I’ve been thinking about clothes more than usual lately, for a number of reasons: a) it’s been so hot and my wardrobe needs supplementing to help me endure the temperature without boiling to death and b) I’ve recently started a new job which is really physical and that means, once again, that I need to get the appropriate practical workwear. Oh and c) I’ve found it maddeningly difficult to find anything appropriate and really nice in the shops to fulfil either of these categories. For a while I even thought I might be losing my knack for charity shop bargains. Ugh.
Anyway, I recently stumbled upon This Blog and I really, really love it. It’s very funny and has a bit of a negative slant – as the title suggests, most of the entries are about ripping to shreds some of the uglier or less practical trends to crop up on the high street or among what might be termed the hipster set – but it’s not indiscriminate loathing, it’s critical and deadpan and funny and charming.
It’s a conceit that you might think dates fast. Some of the trends that get really rinsed – especially in earlier posts – include harem trousers and those Ray Bans style sunglasses which are a little less ubiquitous now than back in like 2008. Oh and all that stuff about bright colours vs neutrals: at present it seems like fashion is going through a very neon phase and I’m kind of tiring of it, although I think colours aside the point about fit and construction still stands. But! I think the reason I like it so much is the real spirit of affection and positivity about developing your own tastes rather than buying into trends. It seems like such an obvious point but magazines and adverts and shops are so good at convincing us that trends ARE our own tastes. Fashion isn’t the most important thing in the world but that’s maybe that makes your personal style an especially good area to experiment with how you gather influences and decide who to follow or tune out.
Here are some posts I really liked. This one criticises fashion blogs and the way the fashion industry has absorbed blogging as a platform. I’ve been meaning to write something similar for ages but now I have no reason to do that because everything I could hope to say is right there word for word. I’m not even sure how to commentate on this because my feelings are basically just agreement.
This one is about female celebrities all looking the same. Earlier this week I got a magazine from Asos through my letterbox (thank you previous tennants!) and while there were more cute cardigans and things than I can usually find in the average Asos mag (thank you previous tennants from other places I have lived!) there was a really gross attitude in some of the articles. In the Brit Marling interview for example they compliment her Prada handbag and then mention in snide brackets that its beauty will only last the current season. It’s borderline threatening and squarely in Mean Girls territory. I think my least favourite thing about fashion magazines is any use of the word “update”. The idea that your wardrobe needs an “update” just so it looks slightly different is so frivolous and of course privileged. I mean, it costs enough to “update” your wardrobe when your clothes start to wear out, or a heat wave comes along, or you get a new job.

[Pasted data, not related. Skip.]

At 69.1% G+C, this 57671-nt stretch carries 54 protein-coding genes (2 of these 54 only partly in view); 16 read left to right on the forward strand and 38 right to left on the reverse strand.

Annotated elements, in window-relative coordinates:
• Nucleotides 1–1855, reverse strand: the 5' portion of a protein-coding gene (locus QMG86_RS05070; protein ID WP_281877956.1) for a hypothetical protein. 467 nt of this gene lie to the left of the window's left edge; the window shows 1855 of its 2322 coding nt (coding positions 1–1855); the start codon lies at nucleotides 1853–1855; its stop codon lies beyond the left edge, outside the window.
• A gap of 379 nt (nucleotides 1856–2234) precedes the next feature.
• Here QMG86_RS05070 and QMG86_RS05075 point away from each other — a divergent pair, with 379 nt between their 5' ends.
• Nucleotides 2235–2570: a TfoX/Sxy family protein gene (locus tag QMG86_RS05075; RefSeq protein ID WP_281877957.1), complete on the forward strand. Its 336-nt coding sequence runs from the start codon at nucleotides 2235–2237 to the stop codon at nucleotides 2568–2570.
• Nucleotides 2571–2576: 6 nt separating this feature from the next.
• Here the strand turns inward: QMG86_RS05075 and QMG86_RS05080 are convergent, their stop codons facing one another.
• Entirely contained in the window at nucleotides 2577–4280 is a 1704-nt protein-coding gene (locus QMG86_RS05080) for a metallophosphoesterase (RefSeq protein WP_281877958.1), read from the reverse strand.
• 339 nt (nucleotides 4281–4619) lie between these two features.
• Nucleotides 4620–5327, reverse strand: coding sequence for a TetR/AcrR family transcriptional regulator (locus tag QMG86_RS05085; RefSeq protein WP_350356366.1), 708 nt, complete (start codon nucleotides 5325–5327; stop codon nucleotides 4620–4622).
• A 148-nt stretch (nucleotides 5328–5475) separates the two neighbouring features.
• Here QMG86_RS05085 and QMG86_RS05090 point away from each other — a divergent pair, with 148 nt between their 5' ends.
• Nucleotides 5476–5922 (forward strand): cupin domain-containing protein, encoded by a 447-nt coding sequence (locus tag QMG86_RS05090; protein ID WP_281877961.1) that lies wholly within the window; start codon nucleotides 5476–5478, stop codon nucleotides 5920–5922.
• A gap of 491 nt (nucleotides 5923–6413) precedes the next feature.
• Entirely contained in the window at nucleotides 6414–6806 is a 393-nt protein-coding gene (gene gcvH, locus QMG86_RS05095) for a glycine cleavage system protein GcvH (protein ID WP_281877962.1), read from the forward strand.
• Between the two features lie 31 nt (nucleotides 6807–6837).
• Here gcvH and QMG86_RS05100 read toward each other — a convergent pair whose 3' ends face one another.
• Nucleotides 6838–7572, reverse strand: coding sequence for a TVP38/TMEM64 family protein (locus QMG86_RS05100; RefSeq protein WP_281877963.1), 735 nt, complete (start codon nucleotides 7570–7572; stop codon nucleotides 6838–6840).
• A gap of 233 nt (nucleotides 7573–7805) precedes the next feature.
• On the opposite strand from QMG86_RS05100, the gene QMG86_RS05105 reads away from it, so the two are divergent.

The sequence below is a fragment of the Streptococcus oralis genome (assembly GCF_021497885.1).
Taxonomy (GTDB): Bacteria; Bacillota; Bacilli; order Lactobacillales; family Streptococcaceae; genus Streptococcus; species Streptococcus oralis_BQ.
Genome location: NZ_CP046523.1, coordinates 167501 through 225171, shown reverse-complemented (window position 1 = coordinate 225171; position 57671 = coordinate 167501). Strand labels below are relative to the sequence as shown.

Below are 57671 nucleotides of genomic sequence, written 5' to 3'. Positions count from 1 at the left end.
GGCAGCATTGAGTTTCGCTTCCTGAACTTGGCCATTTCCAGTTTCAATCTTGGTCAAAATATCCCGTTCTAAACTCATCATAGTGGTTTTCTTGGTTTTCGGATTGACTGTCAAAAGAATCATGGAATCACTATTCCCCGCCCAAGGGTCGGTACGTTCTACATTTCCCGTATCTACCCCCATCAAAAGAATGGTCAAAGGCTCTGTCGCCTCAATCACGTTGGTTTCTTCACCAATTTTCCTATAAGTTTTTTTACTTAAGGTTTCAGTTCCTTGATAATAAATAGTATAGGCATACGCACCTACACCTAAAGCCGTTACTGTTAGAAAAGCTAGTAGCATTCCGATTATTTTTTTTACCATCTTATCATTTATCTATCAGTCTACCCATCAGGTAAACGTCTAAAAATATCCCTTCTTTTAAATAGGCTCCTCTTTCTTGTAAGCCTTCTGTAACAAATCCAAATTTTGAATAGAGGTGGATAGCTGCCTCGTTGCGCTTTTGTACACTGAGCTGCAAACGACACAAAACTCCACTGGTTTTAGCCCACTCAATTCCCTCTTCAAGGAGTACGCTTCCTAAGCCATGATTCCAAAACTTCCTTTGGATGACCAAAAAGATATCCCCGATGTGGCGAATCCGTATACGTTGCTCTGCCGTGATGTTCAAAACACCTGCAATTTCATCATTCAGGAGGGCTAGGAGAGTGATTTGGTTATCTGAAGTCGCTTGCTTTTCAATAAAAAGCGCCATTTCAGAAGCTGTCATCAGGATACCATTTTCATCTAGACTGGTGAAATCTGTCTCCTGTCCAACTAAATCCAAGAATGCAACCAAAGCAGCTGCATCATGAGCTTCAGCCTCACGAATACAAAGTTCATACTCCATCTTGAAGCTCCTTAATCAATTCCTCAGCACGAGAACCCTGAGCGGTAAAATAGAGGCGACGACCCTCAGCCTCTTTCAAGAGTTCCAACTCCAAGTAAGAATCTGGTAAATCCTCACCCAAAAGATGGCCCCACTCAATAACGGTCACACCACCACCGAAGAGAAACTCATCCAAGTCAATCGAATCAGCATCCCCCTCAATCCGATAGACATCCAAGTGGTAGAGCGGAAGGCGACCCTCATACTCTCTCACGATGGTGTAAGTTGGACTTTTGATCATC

My boyfriend, when I read this to him, point out that Asos magazine is basically just a catalogue designed to sell stuff from the Asos website, which is true, although no less irritating. I guess that’s the stance I’m so relieved to see scrutinised, the system of being told what to wear and how to attain it rather than applying any kind of critical thought. The vast majority of the fashion industry seems to be entirely devoted to stripping the fun, the joy and the decision-making out of choosing how to present yourself visually. Of course there will always be some people who want to put the least possible effort into that sphere of their lives, which is fair enough, but they deserve better than to be led astray into the realm of weird half-sheer skirts, hawaiian shirts, platform trainers, bindis, mesh and Sydney Opera House skirts. I mean, effortless isn’t the same as following orders.
When I started to write this post, the movie Just My Luck was playing on the background on E4 and there were actually some really cute outfits going on. The kooky girl from The OC played Lindsay Lohan’s Edie Sedgwick-esque kooky friend and there are a few really funny tongue in cheek references to stuff like The Rocky Horror Picture Show and performance artist Bernie Seale and Lindsay Lohan’s personal life (“at least you were wearing underwear!” Or was this movie made pre-meltdown? I don’t know, it’s still funny).
“It’s a technical term for a lot of water where it shouldn’t be.”
I mean, it’s not the worst dialogue. It’s pretty funny. I can only attribute its 5.1 score on IMDB to indiscriminate Lohan-bashing and no, I can’t defend much of what she does these days but it’s not a bad film at all, except for the gratuitous McFly promotion, yuck. The noughties: a good decade or a bad one, culturally and aesthetically? It’s hard to tell just yet, isn’t it?
I don’t know. Anyway, I’ve been so neglectful of this blog that since I started writing this post, things have kind of started to get better. Here are some outfits to round the whole thing off, and quite possibly discredit me completely as any sort of expert on matters of style. I have no advice to give, other than just try to be you, and resist the urge to get too naked this summer because you may get sunburn in intimate places.